Tracing consequences both seen and unseen.
David M. BrownThe lesson designed: An example of the new national conformity educational standard
Posted at 9:20 pm on July 22, 2010, by David M. Brown

From the Times report on how many of the states, bribed, are embracing “National Standards for Schools” (maybe):

The common core standards, two years in the making and first released in draft form in March, are an effort to replace the current hodgepodge of state policies.

They lay out detailed expectations of skills that students should have at each grade level. Second graders, for example, should be able to read two-syllable words with long vowels, while fifth graders should be able to add and subtract fractions with different denominators.

Two years in the making. The kids should learn to read and add and subtract. Also, by the ninth grade, I want them doing a précis of Chapter 11 of War and Peace.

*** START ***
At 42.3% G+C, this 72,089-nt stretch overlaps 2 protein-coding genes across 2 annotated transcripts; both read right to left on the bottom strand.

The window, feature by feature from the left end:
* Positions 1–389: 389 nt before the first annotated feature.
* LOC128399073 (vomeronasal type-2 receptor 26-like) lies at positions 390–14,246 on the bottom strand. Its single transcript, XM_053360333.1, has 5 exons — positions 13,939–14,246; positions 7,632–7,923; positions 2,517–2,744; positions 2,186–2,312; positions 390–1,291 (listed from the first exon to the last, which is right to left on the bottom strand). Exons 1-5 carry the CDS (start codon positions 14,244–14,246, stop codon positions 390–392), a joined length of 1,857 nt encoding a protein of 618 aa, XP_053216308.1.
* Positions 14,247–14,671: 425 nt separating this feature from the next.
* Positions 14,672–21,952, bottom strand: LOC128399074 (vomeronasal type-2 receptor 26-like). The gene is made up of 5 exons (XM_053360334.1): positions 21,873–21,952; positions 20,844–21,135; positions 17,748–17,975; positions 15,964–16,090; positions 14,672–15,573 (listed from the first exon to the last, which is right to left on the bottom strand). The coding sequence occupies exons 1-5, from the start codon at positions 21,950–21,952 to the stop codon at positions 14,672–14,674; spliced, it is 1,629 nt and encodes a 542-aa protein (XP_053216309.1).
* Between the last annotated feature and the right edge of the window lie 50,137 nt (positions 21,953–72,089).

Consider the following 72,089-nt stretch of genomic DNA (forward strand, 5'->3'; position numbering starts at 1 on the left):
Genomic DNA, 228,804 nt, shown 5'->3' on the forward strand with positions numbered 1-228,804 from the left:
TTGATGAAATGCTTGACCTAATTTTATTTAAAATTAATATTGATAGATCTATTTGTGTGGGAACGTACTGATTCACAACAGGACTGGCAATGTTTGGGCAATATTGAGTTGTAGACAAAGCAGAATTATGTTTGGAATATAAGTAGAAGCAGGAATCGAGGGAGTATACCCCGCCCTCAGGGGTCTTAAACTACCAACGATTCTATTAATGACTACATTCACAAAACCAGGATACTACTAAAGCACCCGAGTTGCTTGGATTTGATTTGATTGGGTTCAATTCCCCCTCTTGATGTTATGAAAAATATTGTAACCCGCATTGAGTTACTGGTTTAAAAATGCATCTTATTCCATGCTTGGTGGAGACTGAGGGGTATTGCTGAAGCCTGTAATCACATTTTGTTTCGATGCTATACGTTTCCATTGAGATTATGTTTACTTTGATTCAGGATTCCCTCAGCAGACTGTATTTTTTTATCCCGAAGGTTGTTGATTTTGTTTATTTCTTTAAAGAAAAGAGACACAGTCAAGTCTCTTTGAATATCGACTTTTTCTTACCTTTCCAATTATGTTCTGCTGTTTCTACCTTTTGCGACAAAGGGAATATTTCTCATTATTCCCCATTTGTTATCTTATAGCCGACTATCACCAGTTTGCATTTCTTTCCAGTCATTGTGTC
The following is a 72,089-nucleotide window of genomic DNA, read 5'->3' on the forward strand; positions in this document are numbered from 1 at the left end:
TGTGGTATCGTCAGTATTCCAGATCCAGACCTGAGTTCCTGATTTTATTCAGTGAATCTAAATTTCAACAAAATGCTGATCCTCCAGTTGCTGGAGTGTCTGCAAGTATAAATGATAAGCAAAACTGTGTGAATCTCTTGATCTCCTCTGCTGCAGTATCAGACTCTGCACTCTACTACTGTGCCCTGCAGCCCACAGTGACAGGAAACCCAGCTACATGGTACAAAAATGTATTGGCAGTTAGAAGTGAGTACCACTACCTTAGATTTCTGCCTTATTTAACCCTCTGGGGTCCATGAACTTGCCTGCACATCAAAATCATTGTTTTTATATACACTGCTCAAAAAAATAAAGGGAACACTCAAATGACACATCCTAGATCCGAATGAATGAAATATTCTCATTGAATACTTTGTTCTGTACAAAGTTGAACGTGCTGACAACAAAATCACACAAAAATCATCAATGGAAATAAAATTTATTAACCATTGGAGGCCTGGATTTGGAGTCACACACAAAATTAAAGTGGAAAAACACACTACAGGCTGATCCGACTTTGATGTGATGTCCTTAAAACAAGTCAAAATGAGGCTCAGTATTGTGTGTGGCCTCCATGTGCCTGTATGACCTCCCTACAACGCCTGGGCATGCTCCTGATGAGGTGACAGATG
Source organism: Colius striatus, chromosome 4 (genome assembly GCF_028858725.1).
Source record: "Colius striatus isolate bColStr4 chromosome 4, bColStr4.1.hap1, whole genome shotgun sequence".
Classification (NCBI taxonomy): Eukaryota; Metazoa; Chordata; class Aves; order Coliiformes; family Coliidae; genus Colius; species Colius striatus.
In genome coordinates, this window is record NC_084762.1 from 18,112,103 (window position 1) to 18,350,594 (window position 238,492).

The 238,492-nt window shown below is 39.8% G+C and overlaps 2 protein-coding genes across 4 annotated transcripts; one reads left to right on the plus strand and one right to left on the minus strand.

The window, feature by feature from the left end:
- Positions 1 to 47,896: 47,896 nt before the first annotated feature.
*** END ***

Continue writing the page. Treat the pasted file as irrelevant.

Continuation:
Of course, no “national standards” are necessary, no timeline. It’s okay to have the hodgepodge. It’s okay if some kids learn some things faster or slower than other kids. It’s okay if some kids and some teachers and some parents and some schools and some towns and some states do things differently from and perhaps better than other kids, teachers, parents, schools, towns and states; better with respect to some grand timeless objective scale of Means and Content of Learning and Teaching or at least better with respect to their own individual goals, abilities and situations. A country of non-slaves doesn’t need to be and perhaps would not even enjoy being subjugated to any “national standards for schools” either so generic as to be meaningless or so specific and totalitarian as to be obliterative of competition, innovation, and independent-thinking alternative ways of fostering the mental skills and moral values needed to understand that coercively imposed “national standards for schools” is a fascistic egalitarian crock.


Filed under: Education, Nanny State
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Henry Hazlitt"[T]he whole of economics can be reduced to a single lesson, and that lesson can be reduced to a single sentence. The art of economics consists in looking not merely at the immediate but at the longer effects of any act or policy; it consists in tracing the consequences of that policy not merely for one group but for all groups."
Henry Hazlitt, Economics in One Lesson
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